In one of their court filings, opponents said rail officials are spending furiously because they hope “to become so financially committed to the currently conceived section alignment that it will be unthinkable to later choose another course.”

 

1
Text Only
National, International News
  • Stowaway teen forces review of airport security

    A 15-year-old boy found his way onto an airport’s tarmac and climbed into a jetliner’s wheel well, then flew for five freezing hours to Hawaii — a misadventure that forced authorities to take a hard look at the security system that protects the nation’s airline fleet.

    April 22, 2014

  • South Korea Ship Sink_Rich copy.jpg Death count in ferry sinking tops 100

    One by one, coast guard officers carried the newly arrived bodies covered in white sheets from a boat to a tent on the dock of this island, the first step in identifying a sharply rising number of corpses from a South Korean ferry that sank nearly a week ago.

    April 22, 2014 1 Photo

  • AP520422034 copy.jpg Today in History for Tuesday, April 22, 2014

    Today is Tuesday, April 22, the 112th day of 2014. There are 253 days left in the year.

    April 22, 2014 1 Photo

  • Immigration _Rich copy.jpg DHS secretary re-evaluating deportation priorities

    Homeland Security Secretary Jeh Johnson said Wednesday he’s re-evaluating the Obama administration’s deportation priorities to make certain they’re focused on national security, public safety and border security, amid growing pressure from the Latino community and President Barack Obama’s fellow Democrats. 

    April 22, 2014 1 Photo

  • Rethinking Pot 420_Rich copy.jpg Public smoke-out marks pot holiday in Colorado

    Tens of thousands of revelers raised joints, pipes and vaporizer devices to the sky Sunday at a central Denver park in a defiant toast to the April 20 pot holiday, a once-underground celebration that stepped into the mainstream in the first state in the nation to legalize recreational marijuana.

    April 21, 2014 1 Photo

  • Submarine Sleep Sched_Rich copy.jpg Navy OKs changes for submariners’ sleep schedules

    With no sunlight to set day apart from night on a submarine, the U.S. Navy for decades has staggered sailors’ working hours on schedules with little resemblance to life above the ocean’s surface.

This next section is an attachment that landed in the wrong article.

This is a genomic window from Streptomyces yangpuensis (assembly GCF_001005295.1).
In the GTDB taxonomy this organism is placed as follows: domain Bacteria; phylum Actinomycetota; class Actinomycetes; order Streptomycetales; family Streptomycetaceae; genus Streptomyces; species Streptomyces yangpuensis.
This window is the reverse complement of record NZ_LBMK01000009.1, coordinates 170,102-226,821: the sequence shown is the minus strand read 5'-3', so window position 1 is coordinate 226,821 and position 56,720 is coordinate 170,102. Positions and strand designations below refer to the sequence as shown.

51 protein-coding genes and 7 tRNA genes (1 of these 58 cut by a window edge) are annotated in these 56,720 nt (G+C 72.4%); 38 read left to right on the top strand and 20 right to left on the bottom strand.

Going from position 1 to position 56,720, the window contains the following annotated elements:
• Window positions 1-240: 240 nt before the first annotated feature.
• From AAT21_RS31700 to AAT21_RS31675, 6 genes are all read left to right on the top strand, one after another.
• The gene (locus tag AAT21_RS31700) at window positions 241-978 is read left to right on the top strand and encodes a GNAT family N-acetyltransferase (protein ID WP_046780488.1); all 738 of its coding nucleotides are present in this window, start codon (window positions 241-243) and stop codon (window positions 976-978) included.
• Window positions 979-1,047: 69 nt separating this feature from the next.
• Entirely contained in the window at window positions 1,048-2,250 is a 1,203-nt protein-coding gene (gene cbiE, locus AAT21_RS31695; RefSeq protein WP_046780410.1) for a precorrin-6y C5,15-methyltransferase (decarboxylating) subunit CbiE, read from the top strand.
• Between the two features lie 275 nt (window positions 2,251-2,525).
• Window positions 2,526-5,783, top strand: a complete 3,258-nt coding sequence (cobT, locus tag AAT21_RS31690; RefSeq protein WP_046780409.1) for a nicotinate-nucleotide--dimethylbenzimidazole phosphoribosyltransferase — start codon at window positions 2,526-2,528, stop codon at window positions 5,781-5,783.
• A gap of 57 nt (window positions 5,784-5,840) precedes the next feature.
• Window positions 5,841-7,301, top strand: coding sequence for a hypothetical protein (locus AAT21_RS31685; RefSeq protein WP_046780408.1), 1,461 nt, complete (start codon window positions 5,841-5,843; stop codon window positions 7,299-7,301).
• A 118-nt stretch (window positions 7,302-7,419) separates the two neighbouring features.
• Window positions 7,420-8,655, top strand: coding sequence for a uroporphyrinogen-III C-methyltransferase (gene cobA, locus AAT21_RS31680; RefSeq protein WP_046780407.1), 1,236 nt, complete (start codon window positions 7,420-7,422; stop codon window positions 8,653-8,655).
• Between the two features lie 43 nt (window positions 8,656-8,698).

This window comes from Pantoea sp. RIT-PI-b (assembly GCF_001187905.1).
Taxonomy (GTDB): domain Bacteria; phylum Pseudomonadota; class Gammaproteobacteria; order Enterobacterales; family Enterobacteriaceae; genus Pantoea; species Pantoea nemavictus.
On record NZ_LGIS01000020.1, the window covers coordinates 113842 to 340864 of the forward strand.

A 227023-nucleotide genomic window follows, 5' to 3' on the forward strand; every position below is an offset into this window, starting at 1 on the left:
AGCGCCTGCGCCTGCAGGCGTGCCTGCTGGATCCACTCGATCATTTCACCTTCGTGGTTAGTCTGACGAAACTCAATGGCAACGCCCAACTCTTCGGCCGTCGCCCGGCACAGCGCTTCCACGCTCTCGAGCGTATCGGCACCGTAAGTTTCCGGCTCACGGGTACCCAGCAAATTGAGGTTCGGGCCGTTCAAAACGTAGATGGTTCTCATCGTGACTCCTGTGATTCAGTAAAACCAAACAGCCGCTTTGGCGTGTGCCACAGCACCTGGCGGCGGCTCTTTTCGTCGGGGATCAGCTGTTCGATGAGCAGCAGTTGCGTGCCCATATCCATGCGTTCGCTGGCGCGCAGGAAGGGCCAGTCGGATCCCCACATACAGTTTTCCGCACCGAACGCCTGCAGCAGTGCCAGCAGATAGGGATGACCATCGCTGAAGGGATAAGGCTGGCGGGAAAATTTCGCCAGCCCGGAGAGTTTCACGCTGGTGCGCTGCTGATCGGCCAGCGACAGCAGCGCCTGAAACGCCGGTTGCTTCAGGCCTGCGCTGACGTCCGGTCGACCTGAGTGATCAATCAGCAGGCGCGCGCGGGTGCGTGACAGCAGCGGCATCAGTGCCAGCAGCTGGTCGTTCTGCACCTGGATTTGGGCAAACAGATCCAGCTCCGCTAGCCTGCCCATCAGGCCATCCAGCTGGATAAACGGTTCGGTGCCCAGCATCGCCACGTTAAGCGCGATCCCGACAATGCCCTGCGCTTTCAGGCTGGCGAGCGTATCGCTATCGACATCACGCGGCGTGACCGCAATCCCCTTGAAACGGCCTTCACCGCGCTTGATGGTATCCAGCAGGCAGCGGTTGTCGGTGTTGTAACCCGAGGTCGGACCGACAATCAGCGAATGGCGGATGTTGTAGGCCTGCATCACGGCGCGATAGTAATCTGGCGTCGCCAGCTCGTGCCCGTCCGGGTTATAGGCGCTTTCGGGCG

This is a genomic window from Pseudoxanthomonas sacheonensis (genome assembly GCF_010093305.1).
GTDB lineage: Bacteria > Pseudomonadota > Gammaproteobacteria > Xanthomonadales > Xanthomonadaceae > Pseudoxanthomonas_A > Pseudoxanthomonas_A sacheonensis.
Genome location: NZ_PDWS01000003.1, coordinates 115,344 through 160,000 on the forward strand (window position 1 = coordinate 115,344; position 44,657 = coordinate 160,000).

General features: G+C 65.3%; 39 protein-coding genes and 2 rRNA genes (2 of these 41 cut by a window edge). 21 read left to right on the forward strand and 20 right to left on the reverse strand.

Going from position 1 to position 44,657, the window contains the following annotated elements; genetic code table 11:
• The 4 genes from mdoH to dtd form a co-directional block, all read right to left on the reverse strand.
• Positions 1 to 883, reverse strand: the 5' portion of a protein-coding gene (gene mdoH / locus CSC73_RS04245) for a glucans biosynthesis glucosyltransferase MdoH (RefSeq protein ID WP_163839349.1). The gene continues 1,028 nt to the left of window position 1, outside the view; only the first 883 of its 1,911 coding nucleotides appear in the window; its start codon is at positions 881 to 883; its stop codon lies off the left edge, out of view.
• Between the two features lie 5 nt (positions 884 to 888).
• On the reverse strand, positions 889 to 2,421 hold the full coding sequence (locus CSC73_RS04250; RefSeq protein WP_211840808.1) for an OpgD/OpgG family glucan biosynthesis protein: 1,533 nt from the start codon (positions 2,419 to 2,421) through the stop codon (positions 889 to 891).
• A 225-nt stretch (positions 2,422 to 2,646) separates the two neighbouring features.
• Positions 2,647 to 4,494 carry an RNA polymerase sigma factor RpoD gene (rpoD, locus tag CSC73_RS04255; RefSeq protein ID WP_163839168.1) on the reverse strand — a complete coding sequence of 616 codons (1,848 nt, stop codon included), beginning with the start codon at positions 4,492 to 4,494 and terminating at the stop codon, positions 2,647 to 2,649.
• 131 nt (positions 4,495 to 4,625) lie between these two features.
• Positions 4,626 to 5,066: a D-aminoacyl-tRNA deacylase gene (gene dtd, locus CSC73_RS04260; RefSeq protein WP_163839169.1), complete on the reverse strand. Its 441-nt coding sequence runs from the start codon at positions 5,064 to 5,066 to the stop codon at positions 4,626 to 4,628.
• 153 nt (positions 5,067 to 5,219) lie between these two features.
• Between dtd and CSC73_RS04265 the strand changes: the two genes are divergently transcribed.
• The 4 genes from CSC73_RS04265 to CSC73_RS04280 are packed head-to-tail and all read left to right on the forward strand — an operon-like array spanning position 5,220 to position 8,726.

April 21, 2014 1 Photo

  • South Korea Ship Sink_Rich copy.jpg Grim work for families as more bodies discovered

    There are no names listed as relatives huddle around signboards to identify bodies from a sunken ferry. Just the slimmest of clues about mostly young lives now lost. Many favored hoodies and track pants. One girl painted her fingernails red and toenails black. Another had braces on her teeth.

    April 21, 2014 1 Photo

  • AP600421099 copy.jpg Today in History for Monday, April 21, 2014

    Today is Monday, April 21, the 111th day of 2014. There are 254 days left in the year.

    April 21, 2014 1 Photo

  • Space Robot_Rich copy.jpg NASA’s Robonaut finally getting legs

    Robonaut, the first out-of-this-world humanoid, is finally getting its space legs.

    April 20, 2014 1 Photo

  • Nepal Everest Avalanc_Rich copy.jpg Another body pulled from snow in avalanche

    Search teams recovered a 13th body Saturday from the snow and ice covering a dangerous climbing pass on Mount Everest, where an avalanche a day earlier swept over a group of Sherpa guides in the deadliest disaster on the world’s highest peak.

    April 20, 2014 1 Photo

Top News
Poll

Given the amount of rain recently, what's your favorite “rain” song?

Singing in the Rain
Purple Rain
Have You Ever Seen the Rain?
November Rain
Rainy Night in Georgia
Other
     View Results